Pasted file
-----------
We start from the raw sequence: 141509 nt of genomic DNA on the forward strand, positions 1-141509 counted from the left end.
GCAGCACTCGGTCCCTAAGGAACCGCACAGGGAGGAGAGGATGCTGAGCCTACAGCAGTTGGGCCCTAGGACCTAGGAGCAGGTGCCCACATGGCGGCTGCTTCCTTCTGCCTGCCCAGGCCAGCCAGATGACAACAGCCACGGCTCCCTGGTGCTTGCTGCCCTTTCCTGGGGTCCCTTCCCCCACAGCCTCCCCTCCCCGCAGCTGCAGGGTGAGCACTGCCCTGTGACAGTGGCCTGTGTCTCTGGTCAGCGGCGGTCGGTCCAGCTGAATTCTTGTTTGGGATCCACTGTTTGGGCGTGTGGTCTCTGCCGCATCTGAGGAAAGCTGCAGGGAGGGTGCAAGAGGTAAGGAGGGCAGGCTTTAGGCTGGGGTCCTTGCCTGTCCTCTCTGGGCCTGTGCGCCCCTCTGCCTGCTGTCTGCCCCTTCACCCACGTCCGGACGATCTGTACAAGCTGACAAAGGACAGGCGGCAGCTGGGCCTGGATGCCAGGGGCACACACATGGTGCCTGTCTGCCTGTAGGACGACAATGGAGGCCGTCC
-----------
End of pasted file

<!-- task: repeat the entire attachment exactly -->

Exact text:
We start from the raw sequence: 141509 nt of genomic DNA on the forward strand, positions 1-141509 counted from the left end.
GCAGCACTCGGTCCCTAAGGAACCGCACAGGGAGGAGAGGATGCTGAGCCTACAGCAGTTGGGCCCTAGGACCTAGGAGCAGGTGCCCACATGGCGGCTGCTTCCTTCTGCCTGCCCAGGCCAGCCAGATGACAACAGCCACGGCTCCCTGGTGCTTGCTGCCCTTTCCTGGGGTCCCTTCCCCCACAGCCTCCCCTCCCCGCAGCTGCAGGGTGAGCACTGCCCTGTGACAGTGGCCTGTGTCTCTGGTCAGCGGCGGTCGGTCCAGCTGAATTCTTGTTTGGGATCCACTGTTTGGGCGTGTGGTCTCTGCCGCATCTGAGGAAAGCTGCAGGGAGGGTGCAAGAGGTAAGGAGGGCAGGCTTTAGGCTGGGGTCCTTGCCTGTCCTCTCTGGGCCTGTGCGCCCCTCTGCCTGCTGTCTGCCCCTTCACCCACGTCCGGACGATCTGTACAAGCTGACAAAGGACAGGCGGCAGCTGGGCCTGGATGCCAGGGGCACACACATGGTGCCTGTCTGCCTGTAGGACGACAATGGAGGCCGTCC